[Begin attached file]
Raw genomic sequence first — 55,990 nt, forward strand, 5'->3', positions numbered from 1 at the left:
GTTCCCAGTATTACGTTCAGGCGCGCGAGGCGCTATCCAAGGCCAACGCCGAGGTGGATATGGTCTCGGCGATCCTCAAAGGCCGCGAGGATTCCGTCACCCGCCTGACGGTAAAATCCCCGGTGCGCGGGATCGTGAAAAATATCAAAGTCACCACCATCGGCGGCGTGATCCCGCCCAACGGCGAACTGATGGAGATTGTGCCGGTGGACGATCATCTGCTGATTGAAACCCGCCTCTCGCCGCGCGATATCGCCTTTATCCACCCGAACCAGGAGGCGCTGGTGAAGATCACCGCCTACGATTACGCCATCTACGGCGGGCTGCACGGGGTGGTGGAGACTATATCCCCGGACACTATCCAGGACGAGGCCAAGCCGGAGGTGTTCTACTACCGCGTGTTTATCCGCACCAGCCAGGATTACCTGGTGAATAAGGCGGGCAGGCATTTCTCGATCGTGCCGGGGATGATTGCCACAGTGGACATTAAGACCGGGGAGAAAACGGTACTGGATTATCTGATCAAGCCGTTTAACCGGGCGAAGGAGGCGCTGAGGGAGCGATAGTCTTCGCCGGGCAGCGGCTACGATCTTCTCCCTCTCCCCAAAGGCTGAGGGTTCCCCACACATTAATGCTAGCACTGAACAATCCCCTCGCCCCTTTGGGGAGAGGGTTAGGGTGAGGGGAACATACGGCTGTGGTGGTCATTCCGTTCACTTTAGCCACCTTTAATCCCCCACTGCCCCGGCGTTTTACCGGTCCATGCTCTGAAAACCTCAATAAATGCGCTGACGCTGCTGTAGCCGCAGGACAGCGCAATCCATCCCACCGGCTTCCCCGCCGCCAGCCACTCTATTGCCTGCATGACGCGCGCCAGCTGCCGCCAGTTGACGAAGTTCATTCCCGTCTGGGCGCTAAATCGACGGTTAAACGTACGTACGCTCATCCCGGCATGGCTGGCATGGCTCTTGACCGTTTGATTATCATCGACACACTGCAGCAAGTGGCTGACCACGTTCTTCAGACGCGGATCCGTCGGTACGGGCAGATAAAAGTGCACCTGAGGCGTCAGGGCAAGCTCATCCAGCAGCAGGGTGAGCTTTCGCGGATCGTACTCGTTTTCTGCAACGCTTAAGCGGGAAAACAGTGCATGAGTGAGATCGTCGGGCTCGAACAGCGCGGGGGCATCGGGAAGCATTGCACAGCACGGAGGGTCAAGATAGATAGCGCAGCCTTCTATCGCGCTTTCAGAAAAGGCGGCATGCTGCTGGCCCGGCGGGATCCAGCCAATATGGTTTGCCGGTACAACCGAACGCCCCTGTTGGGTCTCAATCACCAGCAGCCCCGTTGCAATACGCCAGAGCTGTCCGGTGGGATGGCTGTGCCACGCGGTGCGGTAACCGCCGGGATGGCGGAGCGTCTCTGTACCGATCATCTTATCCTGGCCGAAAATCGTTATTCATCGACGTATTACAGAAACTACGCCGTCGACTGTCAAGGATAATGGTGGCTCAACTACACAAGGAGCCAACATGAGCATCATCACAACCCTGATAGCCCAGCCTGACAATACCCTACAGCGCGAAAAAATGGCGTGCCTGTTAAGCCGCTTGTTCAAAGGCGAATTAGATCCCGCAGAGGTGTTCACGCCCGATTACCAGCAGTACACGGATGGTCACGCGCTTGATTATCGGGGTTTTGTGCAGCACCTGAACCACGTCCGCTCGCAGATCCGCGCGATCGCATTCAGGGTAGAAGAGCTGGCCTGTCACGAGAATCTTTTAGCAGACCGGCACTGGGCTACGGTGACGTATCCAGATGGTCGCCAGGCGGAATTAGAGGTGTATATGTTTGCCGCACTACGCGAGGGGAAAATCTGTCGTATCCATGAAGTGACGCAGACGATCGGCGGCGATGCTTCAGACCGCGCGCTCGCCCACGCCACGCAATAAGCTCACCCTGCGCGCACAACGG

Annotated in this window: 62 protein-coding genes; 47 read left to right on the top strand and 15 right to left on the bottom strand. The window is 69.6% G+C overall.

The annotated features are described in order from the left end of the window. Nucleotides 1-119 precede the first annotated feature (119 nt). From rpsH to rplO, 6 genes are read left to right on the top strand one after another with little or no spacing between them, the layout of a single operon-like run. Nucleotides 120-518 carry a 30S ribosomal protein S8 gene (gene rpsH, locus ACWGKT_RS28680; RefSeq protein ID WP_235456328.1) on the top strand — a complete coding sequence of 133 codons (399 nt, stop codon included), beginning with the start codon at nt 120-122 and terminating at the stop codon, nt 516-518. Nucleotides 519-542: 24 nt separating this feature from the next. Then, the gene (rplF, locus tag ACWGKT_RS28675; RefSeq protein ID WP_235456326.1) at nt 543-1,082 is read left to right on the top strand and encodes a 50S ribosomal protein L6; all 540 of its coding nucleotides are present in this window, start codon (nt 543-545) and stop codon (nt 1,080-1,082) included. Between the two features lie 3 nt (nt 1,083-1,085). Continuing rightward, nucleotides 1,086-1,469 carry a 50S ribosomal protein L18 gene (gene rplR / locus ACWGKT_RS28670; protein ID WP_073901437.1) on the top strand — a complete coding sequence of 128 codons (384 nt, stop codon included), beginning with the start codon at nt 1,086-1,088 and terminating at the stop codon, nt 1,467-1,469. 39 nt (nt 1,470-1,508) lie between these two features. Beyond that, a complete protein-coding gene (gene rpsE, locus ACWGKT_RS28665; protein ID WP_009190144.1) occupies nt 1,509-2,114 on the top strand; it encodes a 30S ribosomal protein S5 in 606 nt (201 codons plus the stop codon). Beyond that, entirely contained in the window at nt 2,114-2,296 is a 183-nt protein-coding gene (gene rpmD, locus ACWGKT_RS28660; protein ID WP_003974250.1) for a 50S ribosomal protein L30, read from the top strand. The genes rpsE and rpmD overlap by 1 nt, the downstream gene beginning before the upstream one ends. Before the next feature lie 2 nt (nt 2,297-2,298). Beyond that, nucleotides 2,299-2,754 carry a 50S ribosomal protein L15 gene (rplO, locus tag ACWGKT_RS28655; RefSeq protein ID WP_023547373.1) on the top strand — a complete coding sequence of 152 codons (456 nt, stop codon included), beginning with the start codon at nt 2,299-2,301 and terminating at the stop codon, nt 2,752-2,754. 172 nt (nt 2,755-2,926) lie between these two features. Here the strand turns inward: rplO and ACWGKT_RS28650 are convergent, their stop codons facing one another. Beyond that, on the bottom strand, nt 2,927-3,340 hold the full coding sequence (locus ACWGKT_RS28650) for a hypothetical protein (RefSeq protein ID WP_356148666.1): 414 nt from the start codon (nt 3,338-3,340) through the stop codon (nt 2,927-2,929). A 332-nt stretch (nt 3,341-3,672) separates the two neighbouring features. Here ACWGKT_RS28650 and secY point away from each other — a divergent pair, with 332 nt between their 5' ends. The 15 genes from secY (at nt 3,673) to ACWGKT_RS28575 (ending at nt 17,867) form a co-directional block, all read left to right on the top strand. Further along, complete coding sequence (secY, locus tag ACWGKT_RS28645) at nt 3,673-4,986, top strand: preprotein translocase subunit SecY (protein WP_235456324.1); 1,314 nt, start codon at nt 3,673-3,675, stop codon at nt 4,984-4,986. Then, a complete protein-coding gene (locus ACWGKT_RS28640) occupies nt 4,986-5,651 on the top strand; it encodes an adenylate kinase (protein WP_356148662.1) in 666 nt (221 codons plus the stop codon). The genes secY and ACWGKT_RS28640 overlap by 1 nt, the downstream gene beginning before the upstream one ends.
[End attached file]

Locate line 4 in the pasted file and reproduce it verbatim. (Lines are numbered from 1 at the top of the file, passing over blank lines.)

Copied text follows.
The annotated features are described in order from the left end of the window. Nucleotides 1-119 precede the first annotated feature (119 nt). From rpsH to rplO, 6 genes are read left to right on the top strand one after another with little or no spacing between them, the layout of a single operon-like run. Nucleotides 120-518 carry a 30S ribosomal protein S8 gene (gene rpsH, locus ACWGKT_RS28680; RefSeq protein ID WP_235456328.1) on the top strand — a complete coding sequence of 133 codons (399 nt, stop codon included), beginning with the start codon at nt 120-122 and terminating at the stop codon, nt 516-518. Nucleotides 519-542: 24 nt separating this feature from the next. Then, the gene (rplF, locus tag ACWGKT_RS28675; RefSeq protein ID WP_235456326.1) at nt 543-1,082 is read left to right on the top strand and encodes a 50S ribosomal protein L6; all 540 of its coding nucleotides are present in this window, start codon (nt 543-545) and stop codon (nt 1,080-1,082) included. Between the two features lie 3 nt (nt 1,083-1,085). Continuing rightward, nucleotides 1,086-1,469 carry a 50S ribosomal protein L18 gene (gene rplR / locus ACWGKT_RS28670; protein ID WP_073901437.1) on the top strand — a complete coding sequence of 128 codons (384 nt, stop codon included), beginning with the start codon at nt 1,086-1,088 and terminating at the stop codon, nt 1,467-1,469. 39 nt (nt 1,470-1,508) lie between these two features. Beyond that, a complete protein-coding gene (gene rpsE, locus ACWGKT_RS28665; protein ID WP_009190144.1) occupies nt 1,509-2,114 on the top strand; it encodes a 30S ribosomal protein S5 in 606 nt (201 codons plus the stop codon). Beyond that, entirely contained in the window at nt 2,114-2,296 is a 183-nt protein-coding gene (gene rpmD, locus ACWGKT_RS28660; protein ID WP_003974250.1) for a 50S ribosomal protein L30, read from the top strand. The genes rpsE and rpmD overlap by 1 nt, the downstream gene beginning before the upstream one ends. Before the next feature lie 2 nt (nt 2,297-2,298). Beyond that, nucleotides 2,299-2,754 carry a 50S ribosomal protein L15 gene (rplO, locus tag ACWGKT_RS28655; RefSeq protein ID WP_023547373.1) on the top strand — a complete coding sequence of 152 codons (456 nt, stop codon included), beginning with the start codon at nt 2,299-2,301 and terminating at the stop codon, nt 2,752-2,754. 172 nt (nt 2,755-2,926) lie between these two features. Here the strand turns inward: rplO and ACWGKT_RS28650 are convergent, their stop codons facing one another. Beyond that, on the bottom strand, nt 2,927-3,340 hold the full coding sequence (locus ACWGKT_RS28650) for a hypothetical protein (RefSeq protein ID WP_356148666.1): 414 nt from the start codon (nt 3,338-3,340) through the stop codon (nt 2,927-2,929). A 332-nt stretch (nt 3,341-3,672) separates the two neighbouring features. Here ACWGKT_RS28650 and secY point away from each other — a divergent pair, with 332 nt between their 5' ends. The 15 genes from secY (at nt 3,673) to ACWGKT_RS28575 (ending at nt 17,867) form a co-directional block, all read left to right on the top strand. Further along, complete coding sequence (secY, locus tag ACWGKT_RS28645) at nt 3,673-4,986, top strand: preprotein translocase subunit SecY (protein WP_235456324.1); 1,314 nt, start codon at nt 3,673-3,675, stop codon at nt 4,984-4,986. Then, a complete protein-coding gene (locus ACWGKT_RS28640) occupies nt 4,986-5,651 on the top strand; it encodes an adenylate kinase (protein WP_356148662.1) in 666 nt (221 codons plus the stop codon). The genes secY and ACWGKT_RS28640 overlap by 1 nt, the downstream gene beginning before the upstream one ends.